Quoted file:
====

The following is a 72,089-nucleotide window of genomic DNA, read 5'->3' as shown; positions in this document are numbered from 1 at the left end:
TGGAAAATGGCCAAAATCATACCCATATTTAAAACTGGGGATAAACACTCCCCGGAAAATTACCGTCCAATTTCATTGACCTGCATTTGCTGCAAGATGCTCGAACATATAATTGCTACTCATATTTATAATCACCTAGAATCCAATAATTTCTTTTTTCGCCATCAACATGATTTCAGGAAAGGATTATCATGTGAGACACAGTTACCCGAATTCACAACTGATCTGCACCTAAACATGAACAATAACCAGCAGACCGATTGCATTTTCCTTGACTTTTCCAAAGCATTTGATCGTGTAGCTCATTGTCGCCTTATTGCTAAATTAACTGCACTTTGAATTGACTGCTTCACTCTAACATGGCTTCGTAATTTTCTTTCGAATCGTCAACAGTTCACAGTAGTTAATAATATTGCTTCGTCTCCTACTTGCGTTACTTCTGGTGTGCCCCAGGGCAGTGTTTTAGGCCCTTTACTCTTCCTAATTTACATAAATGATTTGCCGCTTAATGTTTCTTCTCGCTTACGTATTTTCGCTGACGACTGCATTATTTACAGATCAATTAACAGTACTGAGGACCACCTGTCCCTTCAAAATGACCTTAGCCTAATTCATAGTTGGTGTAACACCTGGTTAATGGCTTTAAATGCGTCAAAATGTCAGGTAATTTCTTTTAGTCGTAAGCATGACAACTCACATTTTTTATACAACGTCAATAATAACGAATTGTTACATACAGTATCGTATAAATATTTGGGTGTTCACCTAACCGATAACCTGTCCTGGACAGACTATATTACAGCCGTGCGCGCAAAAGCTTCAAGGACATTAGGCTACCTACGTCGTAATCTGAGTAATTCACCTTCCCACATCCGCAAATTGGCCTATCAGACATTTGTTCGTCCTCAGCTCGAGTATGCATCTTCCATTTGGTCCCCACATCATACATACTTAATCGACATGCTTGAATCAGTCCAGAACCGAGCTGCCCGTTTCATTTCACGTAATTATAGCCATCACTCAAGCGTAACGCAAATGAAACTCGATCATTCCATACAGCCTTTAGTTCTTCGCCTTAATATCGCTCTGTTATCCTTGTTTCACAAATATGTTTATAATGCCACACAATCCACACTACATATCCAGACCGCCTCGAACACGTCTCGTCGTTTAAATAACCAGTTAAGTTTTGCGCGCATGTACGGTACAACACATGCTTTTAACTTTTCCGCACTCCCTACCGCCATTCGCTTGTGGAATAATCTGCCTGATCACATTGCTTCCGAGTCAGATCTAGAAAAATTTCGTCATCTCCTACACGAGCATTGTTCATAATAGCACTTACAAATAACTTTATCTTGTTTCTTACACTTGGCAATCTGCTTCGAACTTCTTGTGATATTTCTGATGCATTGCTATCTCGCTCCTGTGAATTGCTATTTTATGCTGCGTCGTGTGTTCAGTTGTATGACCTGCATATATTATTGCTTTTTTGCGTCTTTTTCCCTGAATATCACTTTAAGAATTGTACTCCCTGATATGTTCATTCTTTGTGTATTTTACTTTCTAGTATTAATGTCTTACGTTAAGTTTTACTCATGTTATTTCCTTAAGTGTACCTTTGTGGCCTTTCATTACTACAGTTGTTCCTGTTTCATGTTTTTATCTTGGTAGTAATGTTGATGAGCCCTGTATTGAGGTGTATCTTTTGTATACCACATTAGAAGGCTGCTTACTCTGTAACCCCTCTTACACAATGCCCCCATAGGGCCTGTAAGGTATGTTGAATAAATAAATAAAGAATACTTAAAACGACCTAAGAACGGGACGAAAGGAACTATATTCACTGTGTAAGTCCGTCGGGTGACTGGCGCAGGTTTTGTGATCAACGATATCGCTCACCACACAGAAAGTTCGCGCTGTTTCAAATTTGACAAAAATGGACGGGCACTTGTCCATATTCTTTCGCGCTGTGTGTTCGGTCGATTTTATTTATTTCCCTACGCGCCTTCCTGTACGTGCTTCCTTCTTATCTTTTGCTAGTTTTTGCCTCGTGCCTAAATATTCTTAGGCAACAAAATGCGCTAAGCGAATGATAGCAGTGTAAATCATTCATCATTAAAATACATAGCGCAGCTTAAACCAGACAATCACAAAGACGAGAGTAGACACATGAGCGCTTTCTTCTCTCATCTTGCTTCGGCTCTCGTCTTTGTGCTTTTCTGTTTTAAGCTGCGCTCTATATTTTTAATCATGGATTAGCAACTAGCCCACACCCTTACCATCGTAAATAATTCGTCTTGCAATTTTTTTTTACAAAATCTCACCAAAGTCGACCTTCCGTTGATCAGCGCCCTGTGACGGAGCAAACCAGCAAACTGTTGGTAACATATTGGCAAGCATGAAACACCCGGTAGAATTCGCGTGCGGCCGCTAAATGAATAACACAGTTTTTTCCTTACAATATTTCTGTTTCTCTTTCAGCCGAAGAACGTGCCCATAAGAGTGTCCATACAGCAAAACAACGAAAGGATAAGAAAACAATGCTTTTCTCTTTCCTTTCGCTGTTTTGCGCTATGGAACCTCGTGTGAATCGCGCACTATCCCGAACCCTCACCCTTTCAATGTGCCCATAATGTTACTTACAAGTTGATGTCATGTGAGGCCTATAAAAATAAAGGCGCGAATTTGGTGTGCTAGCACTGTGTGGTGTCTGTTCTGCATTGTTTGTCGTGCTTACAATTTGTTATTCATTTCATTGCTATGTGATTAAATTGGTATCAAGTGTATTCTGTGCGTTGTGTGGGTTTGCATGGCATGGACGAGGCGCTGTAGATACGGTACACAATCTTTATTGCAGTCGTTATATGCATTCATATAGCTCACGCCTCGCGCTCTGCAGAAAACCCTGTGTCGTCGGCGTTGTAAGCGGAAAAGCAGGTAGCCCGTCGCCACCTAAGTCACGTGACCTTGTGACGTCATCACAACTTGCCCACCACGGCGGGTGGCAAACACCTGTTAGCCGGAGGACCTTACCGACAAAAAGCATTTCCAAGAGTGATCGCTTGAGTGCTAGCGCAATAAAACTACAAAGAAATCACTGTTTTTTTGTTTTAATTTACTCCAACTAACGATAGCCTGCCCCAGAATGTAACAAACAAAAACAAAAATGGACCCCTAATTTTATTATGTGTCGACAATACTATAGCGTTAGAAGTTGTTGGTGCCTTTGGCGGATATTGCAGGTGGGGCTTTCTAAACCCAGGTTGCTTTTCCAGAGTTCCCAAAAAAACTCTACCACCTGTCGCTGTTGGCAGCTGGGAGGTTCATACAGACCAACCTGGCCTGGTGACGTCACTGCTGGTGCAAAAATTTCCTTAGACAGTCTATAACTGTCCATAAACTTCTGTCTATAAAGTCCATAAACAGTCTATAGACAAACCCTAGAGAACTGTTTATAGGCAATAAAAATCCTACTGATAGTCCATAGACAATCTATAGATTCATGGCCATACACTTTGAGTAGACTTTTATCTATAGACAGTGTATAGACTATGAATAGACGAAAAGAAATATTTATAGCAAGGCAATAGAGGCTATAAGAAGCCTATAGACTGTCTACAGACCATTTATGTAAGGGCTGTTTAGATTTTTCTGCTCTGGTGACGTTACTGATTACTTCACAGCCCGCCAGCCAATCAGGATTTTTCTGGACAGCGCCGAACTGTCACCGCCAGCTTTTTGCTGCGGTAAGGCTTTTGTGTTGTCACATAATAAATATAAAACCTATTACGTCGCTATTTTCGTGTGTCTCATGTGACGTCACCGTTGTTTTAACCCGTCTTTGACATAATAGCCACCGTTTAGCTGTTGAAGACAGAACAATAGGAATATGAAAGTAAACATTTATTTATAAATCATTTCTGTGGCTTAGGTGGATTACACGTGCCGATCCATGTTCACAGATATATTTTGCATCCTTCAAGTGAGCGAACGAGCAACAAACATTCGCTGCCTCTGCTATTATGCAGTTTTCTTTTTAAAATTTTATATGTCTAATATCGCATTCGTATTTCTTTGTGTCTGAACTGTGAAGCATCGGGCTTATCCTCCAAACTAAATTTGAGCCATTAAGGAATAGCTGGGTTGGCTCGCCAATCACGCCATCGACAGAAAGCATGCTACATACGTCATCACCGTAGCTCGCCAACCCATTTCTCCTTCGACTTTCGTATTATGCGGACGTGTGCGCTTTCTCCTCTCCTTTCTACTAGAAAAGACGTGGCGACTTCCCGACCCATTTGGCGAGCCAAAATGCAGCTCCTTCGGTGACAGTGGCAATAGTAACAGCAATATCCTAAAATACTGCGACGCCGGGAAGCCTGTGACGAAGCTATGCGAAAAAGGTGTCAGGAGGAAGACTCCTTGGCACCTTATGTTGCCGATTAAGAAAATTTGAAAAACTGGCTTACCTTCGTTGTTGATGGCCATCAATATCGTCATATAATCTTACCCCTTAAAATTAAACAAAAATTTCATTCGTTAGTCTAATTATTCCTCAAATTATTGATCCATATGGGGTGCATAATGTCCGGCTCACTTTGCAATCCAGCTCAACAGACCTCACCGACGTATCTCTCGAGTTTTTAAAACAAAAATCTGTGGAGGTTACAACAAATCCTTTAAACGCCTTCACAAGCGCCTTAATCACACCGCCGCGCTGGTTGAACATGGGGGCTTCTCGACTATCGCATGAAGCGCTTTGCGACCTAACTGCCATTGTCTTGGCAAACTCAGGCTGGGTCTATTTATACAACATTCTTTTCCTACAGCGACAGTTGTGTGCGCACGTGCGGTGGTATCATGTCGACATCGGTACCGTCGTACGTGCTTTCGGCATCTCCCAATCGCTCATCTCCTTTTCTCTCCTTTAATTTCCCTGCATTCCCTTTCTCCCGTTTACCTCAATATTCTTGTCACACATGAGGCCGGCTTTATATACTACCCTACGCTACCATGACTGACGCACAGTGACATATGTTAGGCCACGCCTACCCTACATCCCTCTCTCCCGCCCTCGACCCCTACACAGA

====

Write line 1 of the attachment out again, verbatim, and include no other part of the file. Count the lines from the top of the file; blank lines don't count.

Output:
The following is a 72,089-nucleotide window of genomic DNA, read 5'->3' as shown; positions in this document are numbered from 1 at the left end: